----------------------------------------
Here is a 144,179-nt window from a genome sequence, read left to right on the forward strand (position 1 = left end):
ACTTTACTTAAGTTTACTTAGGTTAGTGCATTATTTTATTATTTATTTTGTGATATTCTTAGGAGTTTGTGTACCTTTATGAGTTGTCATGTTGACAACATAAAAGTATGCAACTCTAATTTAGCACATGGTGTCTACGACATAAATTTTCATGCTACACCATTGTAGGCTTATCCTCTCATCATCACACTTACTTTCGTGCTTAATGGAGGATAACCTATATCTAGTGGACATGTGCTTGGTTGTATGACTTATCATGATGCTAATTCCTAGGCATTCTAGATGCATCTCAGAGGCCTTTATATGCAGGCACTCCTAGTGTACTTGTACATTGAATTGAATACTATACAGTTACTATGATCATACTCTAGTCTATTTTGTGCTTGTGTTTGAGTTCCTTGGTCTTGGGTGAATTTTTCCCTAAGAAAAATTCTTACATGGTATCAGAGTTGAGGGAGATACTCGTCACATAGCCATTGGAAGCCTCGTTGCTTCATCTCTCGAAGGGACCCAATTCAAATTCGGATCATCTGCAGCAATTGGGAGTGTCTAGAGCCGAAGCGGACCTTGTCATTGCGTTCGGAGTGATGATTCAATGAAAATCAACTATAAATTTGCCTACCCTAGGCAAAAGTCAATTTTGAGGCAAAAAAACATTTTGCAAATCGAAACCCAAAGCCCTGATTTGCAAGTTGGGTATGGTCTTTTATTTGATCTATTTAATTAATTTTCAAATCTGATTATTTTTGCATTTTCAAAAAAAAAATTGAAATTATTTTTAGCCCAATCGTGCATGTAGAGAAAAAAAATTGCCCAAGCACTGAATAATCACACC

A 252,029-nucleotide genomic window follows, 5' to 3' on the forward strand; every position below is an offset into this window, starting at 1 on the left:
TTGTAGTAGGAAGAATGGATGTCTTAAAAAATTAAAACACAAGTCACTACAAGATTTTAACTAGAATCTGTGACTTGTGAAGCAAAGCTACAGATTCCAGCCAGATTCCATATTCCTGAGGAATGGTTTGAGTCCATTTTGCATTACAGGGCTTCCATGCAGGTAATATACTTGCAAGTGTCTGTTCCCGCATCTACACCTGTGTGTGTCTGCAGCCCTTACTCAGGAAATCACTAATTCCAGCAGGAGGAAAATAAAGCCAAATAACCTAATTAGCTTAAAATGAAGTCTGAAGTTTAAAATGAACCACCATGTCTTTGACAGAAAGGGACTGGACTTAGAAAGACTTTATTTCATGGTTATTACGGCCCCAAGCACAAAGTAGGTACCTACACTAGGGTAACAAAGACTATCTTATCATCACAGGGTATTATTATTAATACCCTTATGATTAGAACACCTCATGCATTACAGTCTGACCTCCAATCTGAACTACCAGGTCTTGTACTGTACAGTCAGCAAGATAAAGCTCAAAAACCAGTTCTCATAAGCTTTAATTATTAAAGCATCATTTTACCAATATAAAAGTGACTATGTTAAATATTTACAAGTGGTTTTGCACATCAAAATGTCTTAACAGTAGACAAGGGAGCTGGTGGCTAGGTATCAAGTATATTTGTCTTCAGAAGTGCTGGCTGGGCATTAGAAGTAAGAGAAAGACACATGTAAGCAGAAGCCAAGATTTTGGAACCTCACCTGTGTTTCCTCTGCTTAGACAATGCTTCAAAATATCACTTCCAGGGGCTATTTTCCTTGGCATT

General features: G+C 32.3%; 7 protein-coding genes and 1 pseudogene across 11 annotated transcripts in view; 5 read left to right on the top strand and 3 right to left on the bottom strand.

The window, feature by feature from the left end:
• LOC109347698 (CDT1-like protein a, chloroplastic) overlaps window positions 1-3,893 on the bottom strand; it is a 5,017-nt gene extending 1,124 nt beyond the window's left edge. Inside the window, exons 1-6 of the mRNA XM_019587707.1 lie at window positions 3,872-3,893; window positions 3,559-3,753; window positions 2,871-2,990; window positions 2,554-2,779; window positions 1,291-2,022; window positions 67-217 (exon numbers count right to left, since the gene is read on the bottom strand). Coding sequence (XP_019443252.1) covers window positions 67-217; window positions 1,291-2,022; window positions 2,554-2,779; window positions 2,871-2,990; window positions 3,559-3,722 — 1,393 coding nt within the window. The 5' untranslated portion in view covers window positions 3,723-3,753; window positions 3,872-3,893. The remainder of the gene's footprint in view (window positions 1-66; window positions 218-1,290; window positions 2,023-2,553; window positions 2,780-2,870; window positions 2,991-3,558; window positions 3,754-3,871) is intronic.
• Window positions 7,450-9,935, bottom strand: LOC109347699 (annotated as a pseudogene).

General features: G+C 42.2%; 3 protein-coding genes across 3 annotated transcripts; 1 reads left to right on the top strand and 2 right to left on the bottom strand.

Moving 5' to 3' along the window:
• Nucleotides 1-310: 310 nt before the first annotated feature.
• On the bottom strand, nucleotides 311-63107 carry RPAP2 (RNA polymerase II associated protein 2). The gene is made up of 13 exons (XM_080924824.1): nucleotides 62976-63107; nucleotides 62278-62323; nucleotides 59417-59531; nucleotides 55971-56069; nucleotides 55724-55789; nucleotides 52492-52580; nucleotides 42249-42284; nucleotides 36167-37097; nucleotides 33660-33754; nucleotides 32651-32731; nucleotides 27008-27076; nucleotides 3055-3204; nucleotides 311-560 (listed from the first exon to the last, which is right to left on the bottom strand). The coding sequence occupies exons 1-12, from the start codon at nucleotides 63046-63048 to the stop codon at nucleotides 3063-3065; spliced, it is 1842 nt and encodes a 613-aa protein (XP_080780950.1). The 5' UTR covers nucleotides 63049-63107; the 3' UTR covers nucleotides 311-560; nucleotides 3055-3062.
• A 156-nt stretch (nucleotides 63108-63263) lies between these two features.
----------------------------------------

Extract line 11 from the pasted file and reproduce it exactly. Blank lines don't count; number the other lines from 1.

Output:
• Nucleotides 1-310: 310 nt before the first annotated feature.